A lovely old early twentieth century picture postcard of Scarborough, showing, if nothing else, that extreme weather conditions are not just a twenty-first century phenomenon. I have managed to find a large number of vintage postcard views of rough seas at Scarborough – but not this precise photograph, so dating it is more difficult, especially as it has no postmark or stamp.
The reverse of the card is hardly an object lesson in the lost art of correspondence! The message is somewhat limited: “Dear Margaret, I hope you are very well. We are very busy at school now. Must close. xxxx”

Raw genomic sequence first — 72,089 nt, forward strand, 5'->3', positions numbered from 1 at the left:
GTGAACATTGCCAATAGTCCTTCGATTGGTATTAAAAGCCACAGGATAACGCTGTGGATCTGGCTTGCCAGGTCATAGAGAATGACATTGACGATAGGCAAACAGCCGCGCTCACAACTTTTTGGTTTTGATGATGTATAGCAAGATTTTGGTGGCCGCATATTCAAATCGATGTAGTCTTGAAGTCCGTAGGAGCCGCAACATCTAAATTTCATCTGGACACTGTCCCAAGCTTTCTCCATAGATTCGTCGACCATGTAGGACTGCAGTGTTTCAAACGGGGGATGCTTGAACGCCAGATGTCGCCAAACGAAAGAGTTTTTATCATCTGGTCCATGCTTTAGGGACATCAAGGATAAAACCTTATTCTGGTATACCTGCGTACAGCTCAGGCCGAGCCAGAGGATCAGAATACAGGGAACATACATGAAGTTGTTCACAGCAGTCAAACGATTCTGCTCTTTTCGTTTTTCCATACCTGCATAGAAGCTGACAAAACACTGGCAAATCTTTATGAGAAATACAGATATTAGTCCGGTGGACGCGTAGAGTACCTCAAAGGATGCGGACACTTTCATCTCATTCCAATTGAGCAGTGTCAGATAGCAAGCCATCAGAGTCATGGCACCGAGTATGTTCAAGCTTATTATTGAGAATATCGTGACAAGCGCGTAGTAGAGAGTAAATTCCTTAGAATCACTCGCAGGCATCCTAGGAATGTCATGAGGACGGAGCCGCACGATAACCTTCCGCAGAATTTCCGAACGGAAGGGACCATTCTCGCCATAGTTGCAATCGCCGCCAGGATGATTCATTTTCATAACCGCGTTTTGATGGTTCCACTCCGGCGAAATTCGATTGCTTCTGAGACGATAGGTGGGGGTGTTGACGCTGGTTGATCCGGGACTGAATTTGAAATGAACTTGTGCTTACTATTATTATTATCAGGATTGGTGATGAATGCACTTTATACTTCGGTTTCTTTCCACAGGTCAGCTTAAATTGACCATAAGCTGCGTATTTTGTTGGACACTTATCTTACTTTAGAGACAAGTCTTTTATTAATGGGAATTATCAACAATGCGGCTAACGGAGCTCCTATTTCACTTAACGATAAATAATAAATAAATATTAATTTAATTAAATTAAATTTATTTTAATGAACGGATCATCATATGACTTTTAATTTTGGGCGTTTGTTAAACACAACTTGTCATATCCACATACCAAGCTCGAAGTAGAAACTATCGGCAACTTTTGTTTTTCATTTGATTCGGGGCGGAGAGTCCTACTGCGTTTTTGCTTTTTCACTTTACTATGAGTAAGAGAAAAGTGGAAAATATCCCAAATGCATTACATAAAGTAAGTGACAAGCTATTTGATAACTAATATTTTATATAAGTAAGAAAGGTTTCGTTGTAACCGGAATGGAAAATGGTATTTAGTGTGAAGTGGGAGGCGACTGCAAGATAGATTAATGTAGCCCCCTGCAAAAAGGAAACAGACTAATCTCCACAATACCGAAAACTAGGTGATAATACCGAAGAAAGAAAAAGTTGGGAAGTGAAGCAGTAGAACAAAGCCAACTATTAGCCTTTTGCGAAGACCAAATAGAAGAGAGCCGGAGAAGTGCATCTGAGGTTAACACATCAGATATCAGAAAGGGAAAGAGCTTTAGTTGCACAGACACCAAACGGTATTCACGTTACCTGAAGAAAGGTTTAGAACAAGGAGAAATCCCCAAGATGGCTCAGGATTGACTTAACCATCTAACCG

One very noticeable thing about the message and the address is that they have been written in indelible pencil – the purplish colour is typical of such pencils that were still commonly used when I was young. They were the kind of pencil where you would lick them to get them to write more clearly. I looked them up and was somewhat concerned to discover that they were highly poisonous because of the aniline dyes they contained. Exposure could lead to eczema, acne and carcinoma. Penetration of the dye from the pencil lead into the body commonly leads to severe and debilitating effects such as fever, anaemia, elevated white cell count, gastro-intestinal upset, kidney and liver damage, anorexia, and necrosis of the tissue. Given all that, it was perhaps a good job that our correspondent closed early.